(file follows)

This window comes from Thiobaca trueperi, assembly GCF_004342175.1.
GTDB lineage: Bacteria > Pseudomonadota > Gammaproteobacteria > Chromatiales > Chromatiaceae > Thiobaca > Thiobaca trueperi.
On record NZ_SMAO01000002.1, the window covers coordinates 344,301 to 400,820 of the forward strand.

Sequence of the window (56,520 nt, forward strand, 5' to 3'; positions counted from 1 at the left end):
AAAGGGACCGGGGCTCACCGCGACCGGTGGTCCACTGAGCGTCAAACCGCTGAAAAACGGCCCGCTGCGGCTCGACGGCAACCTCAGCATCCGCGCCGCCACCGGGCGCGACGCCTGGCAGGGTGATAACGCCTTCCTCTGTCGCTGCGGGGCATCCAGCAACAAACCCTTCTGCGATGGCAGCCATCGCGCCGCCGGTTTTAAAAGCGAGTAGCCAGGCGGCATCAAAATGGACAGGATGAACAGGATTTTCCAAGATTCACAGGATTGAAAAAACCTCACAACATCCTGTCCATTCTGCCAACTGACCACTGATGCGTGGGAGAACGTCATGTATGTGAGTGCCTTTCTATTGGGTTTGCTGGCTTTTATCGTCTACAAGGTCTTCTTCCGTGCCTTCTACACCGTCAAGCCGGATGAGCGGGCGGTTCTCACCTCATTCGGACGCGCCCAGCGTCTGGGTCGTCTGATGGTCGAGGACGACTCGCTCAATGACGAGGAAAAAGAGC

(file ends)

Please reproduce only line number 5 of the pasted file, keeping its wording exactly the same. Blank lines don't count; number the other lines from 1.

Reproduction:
AAAGGGACCGGGGCTCACCGCGACCGGTGGTCCACTGAGCGTCAAACCGCTGAAAAACGGCCCGCTGCGGCTCGACGGCAACCTCAGCATCCGCGCCGCCACCGGGCGCGACGCCTGGCAGGGTGATAACGCCTTCCTCTGTCGCTGCGGGGCATCCAGCAACAAACCCTTCTGCGATGGCAGCCATCGCGCCGCCGGTTTTAAAAGCGAGTAGCCAGGCGGCATCAAAATGGACAGGATGAACAGGATTTTCCAAGATTCACAGGATTGAAAAAACCTCACAACATCCTGTCCATTCTGCCAACTGACCACTGATGCGTGGGAGAACGTCATGTATGTGAGTGCCTTTCTATTGGGTTTGCTGGCTTTTATCGTCTACAAGGTCTTCTTCCGTGCCTTCTACACCGTCAAGCCGGATGAGCGGGCGGTTCTCACCTCATTCGGACGCGCCCAGCGTCTGGGTCGTCTGATGGTCGAGGACGACTCGCTCAATGACGAGGAAAAAGAGC